Her was first described at Hearing Economics in a December post as real-life version of Samantha, the ear-level, all-knowing operating system that whispered into Joaquin Phoenix’s ear(s) in the film “Her.” As the hearing industry enters 2015, Her is manifest in a variety of ear-level wearables of varying sophistication and application, collectively dubbed Hearables. The January 4-9, 2015 CES (Consumer Electronics Show) has emerged as the go-to place for Hearables. GN Resound, which shifted to that venue several years ago, has got a lot of promotional mileage out of debuting its LiNX line of Apple and Android connected products there. Others in the Big 6 are following suit: Starkey was all atwitter at this year’s show and Siemens’ Smart Hearing Aid got tagged as one the “6 cool new wearable devices” at the show.
Most Hearables are not LiNX type hearing aids, not by a long shot. But Hearables in general promise a fast-approaching brave new world for “Her”-type hear care. December’s post gave a cursory review of the few Hearable things that appeared in 2014, most still in the early ear-mullet stage and largely treated as substitute goods by consumers.
No matter how mullety, the devices and apps mark big technological and/or innovative jumps over the things we used to put in our ears and on our heads back in the 1980s and other decades some of us would like to forget. Hearables may or may not be hearing aids, but they do a good job of enhancing Hall and Oates and that’s a start.
The Pew report (released 5/13/14) put the Her-Hearable-Wearables situation in human perspective:
“The future of wearables is in the awkward adolescent stage…. we’ll be here for awhile. … At some point, a product will come out that ‘just makes sense.’ … In the long term, something like this… probably will become a standard part of being human.” (ital added; Ian O’Byrne, assistant professor, University of New Haven)
Is Her Important?
Excepting BLE/MFI hearings aids, you might think other Hearables pose no threat to Audiology, hearing aid manufacturers, or consumers with hearing loss. Most are monaural, lack the physical refinements necessary for full time use, have limited abilities, and their nerdy looks are a turn off, even to geeks. But, you would probably be wrong.
Successive generations of Hearables are set to change the way people use their ears and the way manufacturers and hearing professional do their businesses. In true disruptive innovation fashion, fast uptake is predicted in the wearables market, especially for Hearables. Nick Hunn believes Hearables will overtake Smartwatches by 2018. Hunn’s Smart Wearables Report anticipates a $5B market by Hearables by 2018 (Fig 2). Right or wrong, that kind of money talk attracts players to the Supply side and almost guarantees technological advances.
On the Demand side, to the extent that forms and functions delight and deliver, existing markets will grow and new markets will emerge. When that happens, Hearables will no longer be substitute goods. They will be a disruptive innovation, effecting disruptive changes in the market (consumers) and technical service networks (TSNs) such as manufacturers, audiologists, dispensers, and industry trainers.
Consumers and retailers who question whether we’re ready for Her in the form of Hearables need only check with our consummate consumer advocate for hearing loss. Gael Hannan spells it out in the title of her recent post “Did You Hear What Your Hearing Aid Asked You?” She envisions her devices querying and directing her, even when they’re not in her ears. She envisions them as part of being human, part of being Gael.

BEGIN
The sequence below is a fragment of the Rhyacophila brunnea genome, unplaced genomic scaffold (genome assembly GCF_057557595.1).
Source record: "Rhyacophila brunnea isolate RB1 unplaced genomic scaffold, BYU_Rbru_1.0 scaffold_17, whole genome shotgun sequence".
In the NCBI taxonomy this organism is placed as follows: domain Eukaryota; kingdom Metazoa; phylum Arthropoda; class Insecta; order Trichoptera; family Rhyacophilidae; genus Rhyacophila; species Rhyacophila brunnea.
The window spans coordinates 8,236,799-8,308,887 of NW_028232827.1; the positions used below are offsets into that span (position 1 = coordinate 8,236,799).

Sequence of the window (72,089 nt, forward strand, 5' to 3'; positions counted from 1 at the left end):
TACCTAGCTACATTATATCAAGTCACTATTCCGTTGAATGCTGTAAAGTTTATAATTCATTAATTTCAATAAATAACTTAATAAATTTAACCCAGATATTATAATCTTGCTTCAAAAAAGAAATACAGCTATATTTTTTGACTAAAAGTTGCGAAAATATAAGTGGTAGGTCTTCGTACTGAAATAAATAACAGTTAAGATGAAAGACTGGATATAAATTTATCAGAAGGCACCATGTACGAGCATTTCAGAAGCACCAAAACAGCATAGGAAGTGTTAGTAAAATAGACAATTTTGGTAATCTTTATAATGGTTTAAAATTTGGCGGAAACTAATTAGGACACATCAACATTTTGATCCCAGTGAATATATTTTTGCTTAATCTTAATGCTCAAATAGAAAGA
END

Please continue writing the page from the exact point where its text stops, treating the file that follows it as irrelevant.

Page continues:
If Gael’s ramping up for Her, then Her’s gonna happen!
Economic versus Audiologic Views
Audiology and Economic views differ on the importance and meaning of Hearables. It’s the same regulation-vs free-market set of arguments, with new players, that’s been discussed in past Econ 101 and 202 posts and will be discussed again in future posts. In the meantime, the following quotes give you the gist of it.
In the regulated industry and licensed turf corner, frequent HHTM commentator Steve Kreider observes:
Fantastic PR for SoundHawk (and other Hearables). Not so good for FDA-regulated hearing aids and the good people who fit them.
In the free market and technological innovation corner, Garnet Analysts 1 acknowledge Mr Kreider’s concerns but bows to the relentless Invisible Hand of Demand, saying one thing is clear:
Future supply chains must seamlessly integrate the digital and physical worlds of customers to be competitive.
In other words, Her is here to stay, whether we like Her or not. The bigger questions are how consumers will view and purchase them and what role Audiologists will assume in the process.
The 2015 roster promises more devices packaged in better forms allowing increased functionality. In some instances, the functionality anticipates a need before we know we need/want it. The next post in this series reviews wearable and Hearable innovations announced or due out in 2015 and considers whether evolving Hearables are medical or consumer electronic devices.
This is the post 2 in the Hearables series. Click here for post 1 or post 3.
1Gartner Analysts Supply Chain Top 25 for 2014
afro guy courtesy of good fon
If you have a Hearing Aid Practice as I do. You have to stop thinking your business is a commodity. Those who think they are a commodity are already out of business, they just haven’t run out of money yet. You can buy any commodity online for a cheap price that China produces for pennies.
If you want to flourish you have to figure out how your practice is not a commodity.